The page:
Sensationalism in News
BY MEI SHAO '25
“Trial continues, you won’t BELIEVE what happens!” If you saw such a headline, you might write it off as clickbait, and, usually, you’d be right. Headlines that snag your attention, clicks, and time for revenue go by many names: yellow journalism, tabloid journalism, and, of course, sensationalism. The practice of dramatizing news has become progressively harmful because it incites panic and irrationality.
So, why do journalists and politicians resort to sensationalism? Unsurprisingly, the answer is prestige and profit. Think back to the last time you watched the news: a person in a stuffy suit read off of a teleprompter, appealing to you, the viewer, with their inflection and eye contact. Five minutes later, ads for bedazzled toilet paper and teeth whitening strips attempt to draw you in. Though their subjects seem conflicting, they share a simple purpose: to maximize ad revenue. Thus, stations strive to make news engaging, and the most effective method to achieve that is through sensationalism.
Though atypical, some news exaggerations are helpful. For example, though “ozone hole” is a misnomer, it draws more attention than “exceptionally depleted levels of ozone.” This catchy phrase has allowed an urgent climate issue to enter the public sphere of knowledge. In fact, the ozone hole drew so much attention that the government recently addressed it in new legislation: the Montreal Protocol will gradually eliminate the production of ozone-deteriorating substances.
Yet, there is a fine line between journalism and malicious exaggeration, and nowadays, most articles approach the latter. Take American news coverage of the Ebola outbreak in 2014. Throughout the outbreak, there were only two Ebola-related deaths in the United States. But fear spread faster than the virus itself due to its reporting. News sources erroneously claimed that the virus was airborne. Former President (then politician) Donald Trump claimed that immigrants carried the virus across borders, and newscasters reported the virus as “completely out of control,” twisting the truth to addle the public’s minds. This misinformation incited a cycle of riots and apprehension, and, long-term, it may have prompted the current hesitancy to trust officials regarding COVID-19. Although this hesitancy could be the result of strong political inclinations, it also could’ve stemmed directly from Ebola being played up. After all, no one trusts the boy who cried wolf.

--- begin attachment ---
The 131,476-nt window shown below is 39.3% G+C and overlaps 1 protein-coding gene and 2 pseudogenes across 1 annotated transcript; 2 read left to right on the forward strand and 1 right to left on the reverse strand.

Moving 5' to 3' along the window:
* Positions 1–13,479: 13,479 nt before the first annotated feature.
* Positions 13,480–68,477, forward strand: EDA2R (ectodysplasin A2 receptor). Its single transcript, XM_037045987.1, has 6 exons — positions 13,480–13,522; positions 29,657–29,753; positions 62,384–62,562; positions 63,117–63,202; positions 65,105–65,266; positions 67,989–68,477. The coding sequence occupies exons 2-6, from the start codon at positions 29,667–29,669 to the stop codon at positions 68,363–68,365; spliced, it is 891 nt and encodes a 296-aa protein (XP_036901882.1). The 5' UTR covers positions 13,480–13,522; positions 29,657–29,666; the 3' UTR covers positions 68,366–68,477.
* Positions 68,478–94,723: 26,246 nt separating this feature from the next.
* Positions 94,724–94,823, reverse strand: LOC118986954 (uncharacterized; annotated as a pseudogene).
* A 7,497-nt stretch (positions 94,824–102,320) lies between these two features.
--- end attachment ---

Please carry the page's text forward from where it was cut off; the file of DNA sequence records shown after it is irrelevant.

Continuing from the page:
Aside from its lasting effects, sensationalism can create mobs, irrationality, and serious crime. For example, in the 2021 Capitol Riots, former President Trump posted biased and inaccurate messages on Twitter, urging his followers to disrupt President Biden’s inauguration. The rioters succeeded in infiltrating the White House, costing four lives.
Sensationalism has become institutionalized in the US and is hard to resolve. Other countries have found avenues to provide accessible and objective news though. BBC News, the national broadcaster for the UK, is state-funded, so the BBC has no need to maintain viewer engagement, which massively reduces sensationalism. British news’s content reflects that, tending to include less incendiary or extreme language compared to American news.
Accurate news matters, and sensationalism can have costly repercussions. Thinking more critically about the media one consumes and advocating for more regulated news to protect the world is beneficial in the long run. After all, words carry power.